Our DIY Vertical Chess Board hangs on the wall, so there’s no rush to finish a game. It’s a playable piece of art that everyone will love!
I’m in awe of chess players. The ability to think and plan several moves ahead and build ever-changing strategies and contingencies has always seemed like magic to my sputtering and backfiring little brain stem.
When I see people playing chess, I imagine this is going on in their heads:
I see it when I watch Barish and Handan play. There’s an intensity I really admire.
Every so often, I’ll throw my hat in the ring and offer myself up for slaughter.
After asking again (as I always do) which pieces do what, I sit and contemplate the game board. While Barish’s or Handan’s brain has probably already anticipated how many moves it will take to destroy me, I just stare at the board with a little drool pooling at the corners of my mouth, while my brain does its thing:
Okay, so I’ll never be Bobby Fischer, but at least I have a couple of chess players in the family to make me proud.
One of the things that Handan wanted for Barish’s teen bedroom makeover was some sort of permanent chess installation. Since horizontal real estate would be at a premium, she suggested I build a vertical chess board. She started yammering on about metal and magnets and frames and stain, and then before I knew it:
But I think I got the gist of what she wanted.
She wanted me to stain a checkerboard pattern on a piece of plywood for the chess board. This required me to come up with a way to create clean lines with stain. Once I had that part figured out, the rest was relatively easy.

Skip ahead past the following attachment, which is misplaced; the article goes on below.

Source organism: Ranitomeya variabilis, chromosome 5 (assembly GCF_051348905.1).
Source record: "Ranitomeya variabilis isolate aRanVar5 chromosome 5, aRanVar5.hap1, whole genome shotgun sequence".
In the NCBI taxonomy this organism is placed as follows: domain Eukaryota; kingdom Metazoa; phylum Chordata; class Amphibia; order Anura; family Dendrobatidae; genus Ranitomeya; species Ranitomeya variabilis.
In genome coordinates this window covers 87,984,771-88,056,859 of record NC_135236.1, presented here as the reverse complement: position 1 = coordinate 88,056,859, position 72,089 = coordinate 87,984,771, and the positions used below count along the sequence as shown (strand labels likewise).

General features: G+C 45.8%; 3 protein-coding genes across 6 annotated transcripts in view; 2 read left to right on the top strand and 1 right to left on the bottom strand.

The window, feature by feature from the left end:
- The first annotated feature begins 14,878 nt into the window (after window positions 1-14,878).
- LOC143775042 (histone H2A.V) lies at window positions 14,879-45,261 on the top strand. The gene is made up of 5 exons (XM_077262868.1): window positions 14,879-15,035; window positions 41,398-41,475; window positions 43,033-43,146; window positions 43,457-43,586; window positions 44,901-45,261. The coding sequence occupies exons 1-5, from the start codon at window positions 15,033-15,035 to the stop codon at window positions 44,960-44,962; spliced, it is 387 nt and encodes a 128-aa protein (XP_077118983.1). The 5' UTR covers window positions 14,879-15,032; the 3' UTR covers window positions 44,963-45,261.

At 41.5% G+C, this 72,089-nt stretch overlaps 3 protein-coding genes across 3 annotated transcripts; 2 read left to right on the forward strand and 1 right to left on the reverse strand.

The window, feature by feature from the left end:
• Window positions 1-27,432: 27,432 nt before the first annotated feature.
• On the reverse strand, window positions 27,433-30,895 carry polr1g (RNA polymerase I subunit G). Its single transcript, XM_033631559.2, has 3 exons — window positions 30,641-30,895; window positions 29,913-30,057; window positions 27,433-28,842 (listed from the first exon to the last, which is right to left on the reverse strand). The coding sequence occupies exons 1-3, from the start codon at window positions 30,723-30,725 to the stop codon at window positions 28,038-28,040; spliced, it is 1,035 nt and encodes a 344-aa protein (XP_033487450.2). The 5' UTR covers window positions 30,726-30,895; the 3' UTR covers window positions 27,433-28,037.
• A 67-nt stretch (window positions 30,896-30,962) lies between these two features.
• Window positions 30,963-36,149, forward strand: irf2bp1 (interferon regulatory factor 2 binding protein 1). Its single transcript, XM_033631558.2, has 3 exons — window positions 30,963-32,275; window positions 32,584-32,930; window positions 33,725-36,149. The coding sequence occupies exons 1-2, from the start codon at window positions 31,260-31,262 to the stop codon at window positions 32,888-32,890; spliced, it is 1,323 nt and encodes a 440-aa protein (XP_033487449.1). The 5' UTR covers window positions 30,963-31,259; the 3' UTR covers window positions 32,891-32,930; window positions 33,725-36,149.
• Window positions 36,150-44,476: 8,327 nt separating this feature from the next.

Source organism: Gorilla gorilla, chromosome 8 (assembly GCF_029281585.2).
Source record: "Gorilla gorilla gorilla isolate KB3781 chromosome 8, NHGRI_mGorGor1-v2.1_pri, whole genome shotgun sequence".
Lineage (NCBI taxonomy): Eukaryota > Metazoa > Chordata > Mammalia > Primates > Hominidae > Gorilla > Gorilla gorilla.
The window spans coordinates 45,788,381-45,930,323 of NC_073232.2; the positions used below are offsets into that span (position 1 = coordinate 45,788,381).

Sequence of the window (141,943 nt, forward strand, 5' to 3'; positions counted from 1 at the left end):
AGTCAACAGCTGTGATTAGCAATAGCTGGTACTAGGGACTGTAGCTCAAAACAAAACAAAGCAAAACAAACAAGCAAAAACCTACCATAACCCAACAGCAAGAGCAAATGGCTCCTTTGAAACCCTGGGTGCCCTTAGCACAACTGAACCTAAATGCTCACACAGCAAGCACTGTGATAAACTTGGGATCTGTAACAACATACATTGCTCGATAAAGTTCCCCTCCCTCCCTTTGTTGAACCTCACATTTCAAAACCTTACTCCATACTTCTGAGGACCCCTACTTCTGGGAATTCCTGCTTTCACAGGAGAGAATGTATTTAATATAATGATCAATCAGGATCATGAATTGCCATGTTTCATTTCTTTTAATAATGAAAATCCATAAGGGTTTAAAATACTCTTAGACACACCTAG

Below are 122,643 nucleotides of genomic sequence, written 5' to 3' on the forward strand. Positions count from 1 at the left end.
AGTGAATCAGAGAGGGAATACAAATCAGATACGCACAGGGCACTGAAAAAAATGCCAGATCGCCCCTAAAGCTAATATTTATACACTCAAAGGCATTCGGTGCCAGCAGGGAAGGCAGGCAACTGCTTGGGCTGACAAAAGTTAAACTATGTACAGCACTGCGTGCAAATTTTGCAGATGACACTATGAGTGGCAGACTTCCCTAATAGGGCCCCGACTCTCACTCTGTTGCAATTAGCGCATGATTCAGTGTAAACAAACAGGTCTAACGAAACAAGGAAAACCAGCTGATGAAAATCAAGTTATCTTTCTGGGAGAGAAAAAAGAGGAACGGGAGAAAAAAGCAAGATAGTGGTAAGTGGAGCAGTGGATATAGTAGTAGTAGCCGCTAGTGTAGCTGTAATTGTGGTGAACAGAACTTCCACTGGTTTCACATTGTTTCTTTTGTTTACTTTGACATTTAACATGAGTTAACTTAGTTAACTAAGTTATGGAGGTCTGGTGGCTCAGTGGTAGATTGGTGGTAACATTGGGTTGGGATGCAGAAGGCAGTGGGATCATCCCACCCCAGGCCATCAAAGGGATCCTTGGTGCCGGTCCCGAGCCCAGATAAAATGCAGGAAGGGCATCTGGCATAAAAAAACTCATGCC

The DIY vertical chess board I built for Barish’s room has metal platforms for the pieces. Since it would be in a teenager’s room and subject to bumping and jostling, Handan wanted to keep the chess pieces secure with magnets. Working with metal adds a bit of complexity to this project (I had to buy a metal-cutting blade for my table saw), but the chess board can also be made with wood or Plexiglas platforms.
DIY Vertical Chess Board Supplies List
- 3/4 inch plywood
- 1 x 3 pine for the frame
- Table saw
- 12 x 24 16-gauge steel sheet
- Metal-cutting table saw blade
- 150 grit sandpaper (for the sheet metal)
- 220 grit sandpaper (for the chess board)
- random orbital sander and 400 grit discs (for the sheet metal)
- Magnetic sticker sheet
- Utility knife
- Drywall square
- Painter’s tape
- Wood glue
- Brad nailer
The onyx chess pieces I built the vertical chess board around were part of a set that Handan and I bought during our time in Afghanistan.
They are beautiful pieces, and we’ve been wanting to display them for years. This DIY vertical chess board was the prefect opportunity to show them off!
DIY Vertical Chess Board
For my chess board, I chose a piece of 3/4 inch birch plywood with a nice grain pattern. I had a few panels left over from the cabinets I built for our laundry room renovation, so I didn’t have to spend any additional money on the board.
Note: you’ll see some process pics with a different piece of plywood. I originally made a chess board with a plain-looking piece of plywood that I also had as scrap, but I wasn’t happy with how it turned out, so I made another with the piece pictured above. I happened to take many more process pics of the one I didn’t use, so you’ll see a mixture of the two. The process was the same for both.
I based the size of my board around the size of my chess pieces. Since the metal I’d be using for the platforms was 12 inches wide, I was limited to that for the width, but it turned out to be the perfect size. Each space would be 1 1/2 inches wide.
For the height, I wanted to leave more than enough room for the pieces so the board wouldn’t look crowded. 31 inches seemed about right. Dividing that by the 8 spaces on a chess board gives 3 7/8 inches.
I marked the board every 3 7/8 inches for the cuts I would be making for the metal platforms. Since the saw blade has a thickness of 1/8 inch, I market the edge of the board at 3 13/16 and 3 15/16 just to make it easier to line up each cut.
I then adjusted the height of the blade so it would cut through about half the thickness of the plywood or about 3/8 inch.